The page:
"So do I—the very laziest in the world," the young man contentedly replied. "But how can I regret it, when it keeps me so quiet, when (I might even say) it makes me so amiable?"

"You'll have, one of these days, to get over your quietness, and perhaps even a little over your amiability," Mrs. Gosselin sagaciously stated.

"I devoutly hope not."

"You'll have to perform the duties of your position."

"Do you mean keep my stump of a broom in order and my crossing irreproachable?"

"You may say what you like; you will be a parti," Mrs. Gosselin continued.

"Well, then, if the worst comes to the worst, I shall do what I said just now: I shall get some good plausible girl to see me through."

"The proper way to 'get' her will be to marry her. After you're married you won't be a parti."

"Dear mamma, he'll think you're already levelling your rifle!" Mary Gosselin laughingly wailed.

Guy Firminger looked at her a moment. "I say, Mary, wouldn't you do?"

"For the good plausible girl? Should I be plausible enough?"

"Surely—what could be more natural? Everything would seem to contribute to the suitability of our alliance. I should be known to have known you for years—from childhood's sunny hour; I should be known to have bullied you, and even to have been bullied by you, in the period of pinafores. My relations from a tender age with your brother, which led to our school-room romps in holidays, and to the happy footing on which your mother has always been so good as to receive me here, would add to all the presumptions of intimacy. People would accept such a conclusion as inevitable."

"Among all your reasons you don't mention the young lady's attractions," said Mary Gosselin.

Firminger stared a moment, his clear eye lighted by his happy thought. "I don't mention the young man's. They would be so obvious, on one side and the other, as to be taken for granted."

"And is it your idea that one should pretend to be engaged to you all one's life?"

"Oh no; simply till I should have had time to look round. I'm determined not to be hustled and bewildered into matrimony—to be dragged to the shambles before I know where I am. With such an arrangement as the one I speak of I should be able to take my time, to keep my head, to make my choice."

"And how would the young lady make hers?"

"How do you mean, hers?"

"The selfishness of men is something exquisite. Suppose the young lady—if it's conceivable that you should find one idiotic enough to be a party to such a transaction—suppose the poor girl herself should happen to wish to be really engaged?"

Guy Firminger thought a moment, with his slow but not stupid smile. "Do you mean to me?"

"To you—or to some one else."

"Oh, if she'd give me notice, I'd let her off."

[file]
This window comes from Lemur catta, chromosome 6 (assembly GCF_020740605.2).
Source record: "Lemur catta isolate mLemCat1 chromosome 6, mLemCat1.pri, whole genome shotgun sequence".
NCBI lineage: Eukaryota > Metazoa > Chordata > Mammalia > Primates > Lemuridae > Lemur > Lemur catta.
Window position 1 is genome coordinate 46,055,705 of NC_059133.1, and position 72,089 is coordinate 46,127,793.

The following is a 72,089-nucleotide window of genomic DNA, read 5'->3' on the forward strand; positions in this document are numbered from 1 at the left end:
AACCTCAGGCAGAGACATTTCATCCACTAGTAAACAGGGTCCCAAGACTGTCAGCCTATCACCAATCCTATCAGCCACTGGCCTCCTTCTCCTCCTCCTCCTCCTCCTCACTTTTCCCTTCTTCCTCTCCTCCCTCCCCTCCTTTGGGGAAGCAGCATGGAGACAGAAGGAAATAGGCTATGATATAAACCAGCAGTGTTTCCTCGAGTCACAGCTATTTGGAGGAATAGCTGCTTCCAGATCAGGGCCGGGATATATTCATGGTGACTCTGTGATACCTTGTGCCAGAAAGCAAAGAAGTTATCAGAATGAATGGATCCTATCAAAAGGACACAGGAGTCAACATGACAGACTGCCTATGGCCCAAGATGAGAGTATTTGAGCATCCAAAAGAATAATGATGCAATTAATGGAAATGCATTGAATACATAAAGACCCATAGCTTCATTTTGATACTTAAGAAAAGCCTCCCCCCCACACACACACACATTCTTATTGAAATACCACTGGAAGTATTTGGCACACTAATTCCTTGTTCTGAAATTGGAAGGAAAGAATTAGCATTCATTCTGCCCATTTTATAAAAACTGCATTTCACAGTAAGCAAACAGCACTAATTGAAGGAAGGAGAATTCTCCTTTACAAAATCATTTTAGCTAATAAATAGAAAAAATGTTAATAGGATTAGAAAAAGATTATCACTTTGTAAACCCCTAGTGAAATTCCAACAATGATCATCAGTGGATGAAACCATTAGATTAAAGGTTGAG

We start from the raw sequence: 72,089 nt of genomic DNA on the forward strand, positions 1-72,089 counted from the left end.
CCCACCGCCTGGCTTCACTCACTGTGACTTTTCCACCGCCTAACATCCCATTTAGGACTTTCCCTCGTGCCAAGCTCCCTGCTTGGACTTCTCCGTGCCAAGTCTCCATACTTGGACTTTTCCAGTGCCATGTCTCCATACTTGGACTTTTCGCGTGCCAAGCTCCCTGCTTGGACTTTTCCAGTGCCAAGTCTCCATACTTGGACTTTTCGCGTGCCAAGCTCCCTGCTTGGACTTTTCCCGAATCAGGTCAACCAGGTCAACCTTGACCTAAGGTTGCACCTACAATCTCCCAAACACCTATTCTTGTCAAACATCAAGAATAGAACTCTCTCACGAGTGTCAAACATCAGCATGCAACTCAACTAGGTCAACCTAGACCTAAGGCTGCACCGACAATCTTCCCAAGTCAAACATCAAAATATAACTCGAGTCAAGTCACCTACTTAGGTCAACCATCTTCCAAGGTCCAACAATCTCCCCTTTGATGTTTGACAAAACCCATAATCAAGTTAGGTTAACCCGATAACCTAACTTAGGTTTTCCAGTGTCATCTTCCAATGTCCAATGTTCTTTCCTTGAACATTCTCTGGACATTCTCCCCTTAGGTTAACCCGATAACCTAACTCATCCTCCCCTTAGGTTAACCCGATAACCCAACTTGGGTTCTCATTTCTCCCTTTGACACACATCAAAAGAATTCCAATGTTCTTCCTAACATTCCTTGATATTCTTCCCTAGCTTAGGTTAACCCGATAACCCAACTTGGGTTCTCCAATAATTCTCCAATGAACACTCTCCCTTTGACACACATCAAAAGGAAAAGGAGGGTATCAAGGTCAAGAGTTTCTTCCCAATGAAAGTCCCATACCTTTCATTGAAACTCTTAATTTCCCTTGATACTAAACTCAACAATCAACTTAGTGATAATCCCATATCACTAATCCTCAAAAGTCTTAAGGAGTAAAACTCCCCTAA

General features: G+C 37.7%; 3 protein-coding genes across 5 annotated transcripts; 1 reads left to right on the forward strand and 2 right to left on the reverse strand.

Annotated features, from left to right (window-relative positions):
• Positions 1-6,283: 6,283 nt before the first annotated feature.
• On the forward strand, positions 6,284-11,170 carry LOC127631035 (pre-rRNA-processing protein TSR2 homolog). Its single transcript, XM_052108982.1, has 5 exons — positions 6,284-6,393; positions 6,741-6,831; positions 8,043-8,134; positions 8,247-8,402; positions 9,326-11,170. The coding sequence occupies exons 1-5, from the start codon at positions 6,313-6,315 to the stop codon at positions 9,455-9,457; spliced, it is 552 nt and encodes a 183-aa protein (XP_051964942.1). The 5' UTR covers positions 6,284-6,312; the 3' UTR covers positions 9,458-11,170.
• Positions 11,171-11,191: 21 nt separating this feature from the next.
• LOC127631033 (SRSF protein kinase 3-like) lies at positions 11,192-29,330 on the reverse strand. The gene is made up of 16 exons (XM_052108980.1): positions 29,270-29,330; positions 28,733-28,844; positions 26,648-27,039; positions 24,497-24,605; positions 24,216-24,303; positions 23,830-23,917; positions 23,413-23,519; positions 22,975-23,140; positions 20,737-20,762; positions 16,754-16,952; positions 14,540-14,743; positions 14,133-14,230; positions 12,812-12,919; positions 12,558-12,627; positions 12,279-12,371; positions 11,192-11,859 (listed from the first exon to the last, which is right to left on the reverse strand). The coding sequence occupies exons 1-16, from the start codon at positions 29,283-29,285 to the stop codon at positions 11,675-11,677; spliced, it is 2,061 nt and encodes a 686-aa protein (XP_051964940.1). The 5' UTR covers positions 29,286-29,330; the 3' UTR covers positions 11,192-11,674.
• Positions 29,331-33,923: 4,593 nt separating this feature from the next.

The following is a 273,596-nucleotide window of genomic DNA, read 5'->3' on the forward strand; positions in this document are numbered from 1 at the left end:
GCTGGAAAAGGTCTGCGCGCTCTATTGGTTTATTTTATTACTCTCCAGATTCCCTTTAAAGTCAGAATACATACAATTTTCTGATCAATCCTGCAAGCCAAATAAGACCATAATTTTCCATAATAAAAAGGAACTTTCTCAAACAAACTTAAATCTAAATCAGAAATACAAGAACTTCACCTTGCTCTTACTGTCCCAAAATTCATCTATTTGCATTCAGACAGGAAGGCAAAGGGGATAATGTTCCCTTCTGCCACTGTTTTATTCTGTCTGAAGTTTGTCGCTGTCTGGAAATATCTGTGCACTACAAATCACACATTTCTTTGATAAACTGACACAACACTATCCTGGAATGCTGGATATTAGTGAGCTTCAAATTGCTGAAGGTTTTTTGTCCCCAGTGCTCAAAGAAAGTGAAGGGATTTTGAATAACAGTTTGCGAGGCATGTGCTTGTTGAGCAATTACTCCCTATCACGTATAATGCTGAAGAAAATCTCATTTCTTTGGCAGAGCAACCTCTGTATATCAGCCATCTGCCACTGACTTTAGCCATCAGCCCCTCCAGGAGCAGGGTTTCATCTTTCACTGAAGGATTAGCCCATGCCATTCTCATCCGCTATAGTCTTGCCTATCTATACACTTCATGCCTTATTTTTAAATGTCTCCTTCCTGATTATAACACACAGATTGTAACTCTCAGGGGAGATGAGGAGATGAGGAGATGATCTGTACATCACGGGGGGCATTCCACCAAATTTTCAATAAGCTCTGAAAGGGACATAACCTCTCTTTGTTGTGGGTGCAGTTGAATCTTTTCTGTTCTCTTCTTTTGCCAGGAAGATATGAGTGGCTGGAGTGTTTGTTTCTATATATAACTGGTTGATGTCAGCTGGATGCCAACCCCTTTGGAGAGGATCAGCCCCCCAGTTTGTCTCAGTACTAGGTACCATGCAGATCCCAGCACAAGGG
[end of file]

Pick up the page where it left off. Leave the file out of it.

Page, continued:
"Let her off till you could find a substitute?"

"Yes; but I confess it would be a great inconvenience. People wouldn't take the second one so seriously."

"She would have to make a sacrifice; she would have to wait till you should know where you were," Mrs. Gosselin suggested.

"Yes, but where would her advantage come in?" Mary persisted.

"Only in the pleasure of charity; the moral satisfaction of doing a fellow a good turn," said Firminger.

"You must think people are keen to oblige you!"

"Ah, but surely I could count on you, couldn't I?" the young man asked.

Mary had finished cutting her book; she got up and flung it down on the tea-table. "What a preposterous conversation!" she exclaimed with force, tossing the words from her as she tossed her book; and, looking round her vaguely a moment, without meeting Guy Firminger's eyes, she walked away to the house.

Firminger sat watching her; then he said serenely to her mother: "Why has our Mary left us?"

"She has gone to get something, I suppose."

"What has she gone to get?"

"A little stick, to beat you, perhaps."

"You don't mean I've been objectionable?"

"Dear, no—I'm joking. One thing is very certain," pursued Mrs. Gosselin; "that you ought to work—to try to get on exactly as if nothing could ever happen. Oughtn't you?" She threw off the question mechanically as her visitor continued silent.

"I'm sure she doesn't like it!" he exclaimed, without heeding her appeal.

"Doesn't like what?"

"My free play of mind. It's perhaps too much in the key of our old romps."

"You're very clever; she always likes that," said Mrs. Gosselin. "You ought to go in for something serious, for something honorable," she continued, "just as much as if you had nothing at all to look to."

"Words of wisdom, dear Mrs. Gosselin," Firminger replied, rising slowly from his relaxed attitude. "But what have I to look to?"

She raised her mild, deep eyes to him as he stood before her—she might have been a fairy godmother. "Everything!"

"But you know I can't poison them!"

"That won't be necessary."

He looked at her an instant; then, with a laugh, "One might think you would undertake it!"

"I almost would—for you. Good-bye."

"Take care—if they should be carried off!" But Mrs. Gosselin only repeated her good-bye, and the young man departed before Mary had come back.